Prospect Theater Company’s musical Death for Five Voices tells the story of the double murder committed by Italian prince (and madrigal composer) Carlo Gesualdo in Naples in 1590. According to a program note, the poet Torquato Tasso was among the first writers to draw inspiration from the grisly saga of the cuckolded husband who slew his wife/cousin and her lover. But Tasso was far from the last such artist. In a 2011 New Yorker article, music writer Alex Ross noted that as many as eleven operatic works have utilized the Gesualdo story for their libretti. The disturbing tale was also brought to life in an odd 1995 semi-documentary by filmmaker Werner Herzog, also called Death for Five Voices.
Now the material has been reworked by the team of Peter Mills (composer, lyricist, co-librettist) and Cara Reichel (co-librettist, director). This is an ambitious piece, overflowing with sounds of music seldom if ever heard on the American musical theatre stage. Some of Mills’ songs were inspired by the unusual (for the 16th century) musical progressions that composer Gesualdo employed. The madrigalist juxtaposed chords in a way that apparently grated on his contemporaries’ ears—and still seems peculiar to ours. One Mills lyric refers to what Gesualdo created as “dark harmonic transgressions.” There is sometimes harsh beauty in the music, to be sure. But as Alex Ross succinctly noted, “Gesualdo is the highest expression of pain in music.”
Still, even while weaving Gesualdo’s musical idiosyncrasies into his score, Mills has crafted a piece that is rooted in the American musical theater tradition. A song called “Still My Heart"—a first-act duet for Gesualdo’s doomed wife Maria D’Avalos (Manna Nichols) and her attendant Sylvia (LR. Davidson)—fits in the 16th-century Italian milieu but also serves as a musical theatre “wanting song” and features wordplay that made me think of Ira Gershwin. And “To Paint The Ceiling,” the robust love duet for Maria and her lover, Fabrizio Carafa (Nicholas Rodriguez), brings to mind the passion of Lerner and Loewe’s “If Ever I Would Leave You,” written for a similar dramatic situation in Camelot. The music in this score may not be all of a piece, but Mills doesn’t let the stitches show.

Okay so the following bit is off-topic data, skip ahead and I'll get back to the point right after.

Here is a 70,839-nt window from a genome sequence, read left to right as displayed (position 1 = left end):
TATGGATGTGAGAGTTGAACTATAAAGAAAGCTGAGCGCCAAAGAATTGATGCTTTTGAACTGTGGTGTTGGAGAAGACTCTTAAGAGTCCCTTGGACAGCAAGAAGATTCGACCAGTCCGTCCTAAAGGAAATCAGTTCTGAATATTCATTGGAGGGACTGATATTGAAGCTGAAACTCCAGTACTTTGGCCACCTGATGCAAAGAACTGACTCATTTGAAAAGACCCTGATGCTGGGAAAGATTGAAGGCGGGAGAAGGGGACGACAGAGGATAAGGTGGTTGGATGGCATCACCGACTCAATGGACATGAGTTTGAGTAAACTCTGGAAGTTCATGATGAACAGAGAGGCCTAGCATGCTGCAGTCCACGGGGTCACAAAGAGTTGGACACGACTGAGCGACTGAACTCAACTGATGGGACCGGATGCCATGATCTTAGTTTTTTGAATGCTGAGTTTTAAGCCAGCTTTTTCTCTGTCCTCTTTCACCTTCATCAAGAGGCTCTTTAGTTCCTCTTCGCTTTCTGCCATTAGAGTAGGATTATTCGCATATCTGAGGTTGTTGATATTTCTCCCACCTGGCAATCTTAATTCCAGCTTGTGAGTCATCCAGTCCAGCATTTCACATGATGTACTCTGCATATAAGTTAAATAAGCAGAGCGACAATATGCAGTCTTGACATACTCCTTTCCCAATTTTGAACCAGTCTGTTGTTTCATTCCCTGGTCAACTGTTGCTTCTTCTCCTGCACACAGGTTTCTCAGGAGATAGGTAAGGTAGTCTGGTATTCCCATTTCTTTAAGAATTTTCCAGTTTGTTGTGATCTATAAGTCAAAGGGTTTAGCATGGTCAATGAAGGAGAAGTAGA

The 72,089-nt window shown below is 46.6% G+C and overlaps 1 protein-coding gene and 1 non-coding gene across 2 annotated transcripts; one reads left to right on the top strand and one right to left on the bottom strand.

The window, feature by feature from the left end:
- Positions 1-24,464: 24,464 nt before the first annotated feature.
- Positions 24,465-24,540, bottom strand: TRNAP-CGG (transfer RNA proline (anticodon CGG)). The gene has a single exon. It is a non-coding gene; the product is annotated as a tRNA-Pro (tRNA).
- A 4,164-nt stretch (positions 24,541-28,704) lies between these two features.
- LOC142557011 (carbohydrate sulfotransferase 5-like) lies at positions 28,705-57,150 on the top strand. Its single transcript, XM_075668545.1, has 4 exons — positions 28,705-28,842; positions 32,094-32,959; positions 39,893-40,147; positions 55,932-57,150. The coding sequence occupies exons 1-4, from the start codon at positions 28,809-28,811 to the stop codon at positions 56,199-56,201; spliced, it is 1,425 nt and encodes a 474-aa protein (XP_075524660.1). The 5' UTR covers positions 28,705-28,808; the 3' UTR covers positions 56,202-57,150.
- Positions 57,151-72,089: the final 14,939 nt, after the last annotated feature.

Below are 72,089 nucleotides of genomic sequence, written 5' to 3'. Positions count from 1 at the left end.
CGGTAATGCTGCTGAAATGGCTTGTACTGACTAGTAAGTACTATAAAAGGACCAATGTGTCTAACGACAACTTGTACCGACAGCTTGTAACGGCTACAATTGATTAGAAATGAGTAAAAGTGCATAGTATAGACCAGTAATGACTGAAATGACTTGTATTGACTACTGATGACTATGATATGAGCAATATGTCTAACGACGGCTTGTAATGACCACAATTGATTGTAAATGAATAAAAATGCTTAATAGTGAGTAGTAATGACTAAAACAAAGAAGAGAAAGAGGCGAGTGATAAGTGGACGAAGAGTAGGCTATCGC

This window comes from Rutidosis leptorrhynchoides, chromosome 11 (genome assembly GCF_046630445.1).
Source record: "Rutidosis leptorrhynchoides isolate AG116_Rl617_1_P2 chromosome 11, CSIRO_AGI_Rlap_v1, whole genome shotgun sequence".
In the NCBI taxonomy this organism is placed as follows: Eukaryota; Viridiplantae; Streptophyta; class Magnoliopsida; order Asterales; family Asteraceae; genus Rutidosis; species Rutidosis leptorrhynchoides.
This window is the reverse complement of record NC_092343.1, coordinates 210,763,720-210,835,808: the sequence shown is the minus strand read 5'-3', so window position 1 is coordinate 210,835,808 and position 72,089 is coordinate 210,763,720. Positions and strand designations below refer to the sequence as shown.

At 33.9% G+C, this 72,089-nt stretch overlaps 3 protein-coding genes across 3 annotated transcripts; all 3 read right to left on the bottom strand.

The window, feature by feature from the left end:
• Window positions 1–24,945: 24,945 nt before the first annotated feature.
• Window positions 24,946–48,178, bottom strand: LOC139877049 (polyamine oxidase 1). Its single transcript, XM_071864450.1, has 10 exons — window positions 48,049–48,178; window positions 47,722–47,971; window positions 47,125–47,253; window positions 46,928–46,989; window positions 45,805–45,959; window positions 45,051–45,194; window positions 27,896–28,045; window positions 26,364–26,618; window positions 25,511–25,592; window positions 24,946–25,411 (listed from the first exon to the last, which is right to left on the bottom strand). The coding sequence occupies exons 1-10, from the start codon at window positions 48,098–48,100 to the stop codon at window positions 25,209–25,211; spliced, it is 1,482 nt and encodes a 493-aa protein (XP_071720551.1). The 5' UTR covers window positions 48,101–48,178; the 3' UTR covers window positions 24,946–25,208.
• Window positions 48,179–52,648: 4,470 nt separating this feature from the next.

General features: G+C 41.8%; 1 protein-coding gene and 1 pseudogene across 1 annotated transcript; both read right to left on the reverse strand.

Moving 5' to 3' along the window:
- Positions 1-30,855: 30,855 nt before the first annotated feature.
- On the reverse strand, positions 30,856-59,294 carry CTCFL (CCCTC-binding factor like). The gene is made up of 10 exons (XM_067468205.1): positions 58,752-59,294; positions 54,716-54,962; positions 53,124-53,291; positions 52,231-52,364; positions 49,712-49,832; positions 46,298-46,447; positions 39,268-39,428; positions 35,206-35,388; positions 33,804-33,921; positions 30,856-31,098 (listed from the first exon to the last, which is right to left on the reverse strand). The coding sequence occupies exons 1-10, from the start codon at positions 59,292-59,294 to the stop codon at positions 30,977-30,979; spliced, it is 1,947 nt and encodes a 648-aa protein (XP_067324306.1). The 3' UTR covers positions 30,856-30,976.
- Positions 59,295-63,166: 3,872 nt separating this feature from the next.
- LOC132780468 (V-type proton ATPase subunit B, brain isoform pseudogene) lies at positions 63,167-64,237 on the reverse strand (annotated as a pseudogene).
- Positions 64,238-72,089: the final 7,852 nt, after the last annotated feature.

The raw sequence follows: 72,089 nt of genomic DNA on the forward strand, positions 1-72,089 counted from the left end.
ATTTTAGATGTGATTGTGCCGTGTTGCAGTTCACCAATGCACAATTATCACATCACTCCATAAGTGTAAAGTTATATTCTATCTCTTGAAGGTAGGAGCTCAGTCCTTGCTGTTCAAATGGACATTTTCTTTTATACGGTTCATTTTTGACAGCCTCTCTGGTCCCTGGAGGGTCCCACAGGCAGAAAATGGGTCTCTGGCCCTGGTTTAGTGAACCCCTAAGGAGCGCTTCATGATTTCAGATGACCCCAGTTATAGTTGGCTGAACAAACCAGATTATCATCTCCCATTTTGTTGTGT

The cast is excellent. Both Nichols and Rodriguez have spectacular singing voices. As Gesualdo, Nathan Gardner makes his eyes dart crazily. He is the picture of a man whose artistic gifts also serve as the curses of a defiant, wayward soul: a Neapolitan Psycho. Among the supporting players, Ryan Bauer-Walsh is winning as the Gesualdos’ servant, Pietro—he’s a strong actor and his vocals can be both searing and soaring. And Meghan McGeary creates subtly comic undertones in her portrayal of Gesualdo’s imposing mother, Girolama, a role that frequently suggests Hamlet’s Gertrude.
Director Reichel deftly moves the characters around Ann Bartek’s evocative set and to the further reaches of the Sheen Center’s theater space. Music director Max Mamon serves Mills’ score well, though he might still look for ways to ensure that the singers are better heard above the orchestra.
Mills’ score is the main event here, and he seldom disappoints. One song, “The Greater Glory,” sung by Alfonso Gesualdo (Jeff Williams), Carlo and Maria’s ecclesiastical uncle, does seem relatively by-the-book. But Mills’ astonishing talent as a musician, lyricist and dramatist comes through blazingly in “Strange Relations,” in which Gesualdo reveals his character’s unconventional psyche and simultaneously gives Fabrizio (and the audience) a brisk lesson in music theory.